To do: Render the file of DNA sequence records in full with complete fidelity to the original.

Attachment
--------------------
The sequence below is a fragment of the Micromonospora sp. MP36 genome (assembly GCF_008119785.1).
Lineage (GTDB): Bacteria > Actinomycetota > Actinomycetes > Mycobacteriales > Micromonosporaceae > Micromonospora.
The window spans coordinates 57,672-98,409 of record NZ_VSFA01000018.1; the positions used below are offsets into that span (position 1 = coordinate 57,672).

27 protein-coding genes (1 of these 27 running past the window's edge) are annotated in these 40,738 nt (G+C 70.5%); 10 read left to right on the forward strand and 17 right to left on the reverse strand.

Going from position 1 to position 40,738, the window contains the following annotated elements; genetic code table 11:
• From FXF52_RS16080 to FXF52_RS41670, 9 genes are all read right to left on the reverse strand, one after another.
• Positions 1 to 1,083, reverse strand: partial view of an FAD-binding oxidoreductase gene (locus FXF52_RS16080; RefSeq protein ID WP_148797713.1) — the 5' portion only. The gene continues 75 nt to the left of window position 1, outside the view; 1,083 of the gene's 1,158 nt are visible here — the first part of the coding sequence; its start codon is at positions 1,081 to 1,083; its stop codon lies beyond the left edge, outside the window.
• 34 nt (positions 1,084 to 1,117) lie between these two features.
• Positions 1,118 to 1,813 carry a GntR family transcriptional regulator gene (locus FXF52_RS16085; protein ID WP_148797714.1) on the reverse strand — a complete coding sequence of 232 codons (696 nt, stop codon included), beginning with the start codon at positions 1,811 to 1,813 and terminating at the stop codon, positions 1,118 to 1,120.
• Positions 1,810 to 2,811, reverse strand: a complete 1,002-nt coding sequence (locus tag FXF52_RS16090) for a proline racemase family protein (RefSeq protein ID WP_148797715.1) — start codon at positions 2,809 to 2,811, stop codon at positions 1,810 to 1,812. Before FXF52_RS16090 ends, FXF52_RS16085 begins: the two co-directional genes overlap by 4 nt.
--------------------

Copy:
The sequence below is a fragment of the Micromonospora sp. MP36 genome (assembly GCF_008119785.1).
Lineage (GTDB): Bacteria > Actinomycetota > Actinomycetes > Mycobacteriales > Micromonosporaceae > Micromonospora.
The window spans coordinates 57,672-98,409 of record NZ_VSFA01000018.1; the positions used below are offsets into that span (position 1 = coordinate 57,672).

27 protein-coding genes (1 of these 27 running past the window's edge) are annotated in these 40,738 nt (G+C 70.5%); 10 read left to right on the forward strand and 17 right to left on the reverse strand.

Going from position 1 to position 40,738, the window contains the following annotated elements; genetic code table 11:
• From FXF52_RS16080 to FXF52_RS41670, 9 genes are all read right to left on the reverse strand, one after another.
• Positions 1 to 1,083, reverse strand: partial view of an FAD-binding oxidoreductase gene (locus FXF52_RS16080; RefSeq protein ID WP_148797713.1) — the 5' portion only. The gene continues 75 nt to the left of window position 1, outside the view; 1,083 of the gene's 1,158 nt are visible here — the first part of the coding sequence; its start codon is at positions 1,081 to 1,083; its stop codon lies beyond the left edge, outside the window.
• 34 nt (positions 1,084 to 1,117) lie between these two features.
• Positions 1,118 to 1,813 carry a GntR family transcriptional regulator gene (locus FXF52_RS16085; protein ID WP_148797714.1) on the reverse strand — a complete coding sequence of 232 codons (696 nt, stop codon included), beginning with the start codon at positions 1,811 to 1,813 and terminating at the stop codon, positions 1,118 to 1,120.
• Positions 1,810 to 2,811, reverse strand: a complete 1,002-nt coding sequence (locus tag FXF52_RS16090) for a proline racemase family protein (RefSeq protein ID WP_148797715.1) — start codon at positions 2,809 to 2,811, stop codon at positions 1,810 to 1,812. Before FXF52_RS16090 ends, FXF52_RS16085 begins: the two co-directional genes overlap by 4 nt.